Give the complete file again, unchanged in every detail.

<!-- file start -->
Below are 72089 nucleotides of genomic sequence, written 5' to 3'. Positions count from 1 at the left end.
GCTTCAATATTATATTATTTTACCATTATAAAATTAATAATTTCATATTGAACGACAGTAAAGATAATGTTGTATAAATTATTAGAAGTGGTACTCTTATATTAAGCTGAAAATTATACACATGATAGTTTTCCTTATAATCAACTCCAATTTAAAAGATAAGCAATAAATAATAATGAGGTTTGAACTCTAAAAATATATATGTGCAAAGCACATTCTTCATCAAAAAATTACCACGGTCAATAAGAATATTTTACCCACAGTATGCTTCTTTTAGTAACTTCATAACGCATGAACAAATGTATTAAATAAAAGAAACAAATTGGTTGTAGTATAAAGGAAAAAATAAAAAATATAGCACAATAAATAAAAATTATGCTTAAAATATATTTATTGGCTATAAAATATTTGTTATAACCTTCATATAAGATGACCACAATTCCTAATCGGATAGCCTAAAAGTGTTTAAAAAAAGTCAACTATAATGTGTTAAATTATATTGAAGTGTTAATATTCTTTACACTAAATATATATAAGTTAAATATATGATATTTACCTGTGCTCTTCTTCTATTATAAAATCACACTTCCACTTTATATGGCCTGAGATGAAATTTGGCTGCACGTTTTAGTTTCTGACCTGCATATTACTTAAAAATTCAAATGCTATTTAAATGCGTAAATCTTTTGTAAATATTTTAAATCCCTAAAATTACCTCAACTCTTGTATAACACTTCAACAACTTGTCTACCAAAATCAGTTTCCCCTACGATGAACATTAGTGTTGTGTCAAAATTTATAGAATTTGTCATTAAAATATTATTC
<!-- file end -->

Below are 72089 nucleotides of genomic sequence, written 5' to 3'. Positions count from 1 at the left end.
GCTTCAATATTATATTATTTTACCATTATAAAATTAATAATTTCATATTGAACGACAGTAAAGATAATGTTGTATAAATTATTAGAAGTGGTACTCTTATATTAAGCTGAAAATTATACACATGATAGTTTTCCTTATAATCAACTCCAATTTAAAAGATAAGCAATAAATAATAATGAGGTTTGAACTCTAAAAATATATATGTGCAAAGCACATTCTTCATCAAAAAATTACCACGGTCAATAAGAATATTTTACCCACAGTATGCTTCTTTTAGTAACTTCATAACGCATGAACAAATGTATTAAATAAAAGAAACAAATTGGTTGTAGTATAAAGGAAAAAATAAAAAATATAGCACAATAAATAAAAATTATGCTTAAAATATATTTATTGGCTATAAAATATTTGTTATAACCTTCATATAAGATGACCACAATTCCTAATCGGATAGCCTAAAAGTGTTTAAAAAAAGTCAACTATAATGTGTTAAATTATATTGAAGTGTTAATATTCTTTACACTAAATATATATAAGTTAAATATATGATATTTACCTGTGCTCTTCTTCTATTATAAAATCACACTTCCACTTTATATGGCCTGAGATGAAATTTGGCTGCACGTTTTAGTTTCTGACCTGCATATTACTTAAAAATTCAAATGCTATTTAAATGCGTAAATCTTTTGTAAATATTTTAAATCCCTAAAATTACCTCAACTCTTGTATAACACTTCAACAACTTGTCTACCAAAATCAGTTTCCCCTACGATGAACATTAGTGTTGTGTCAAAATTTATAGAATTTGTCATTAAAATATTATTC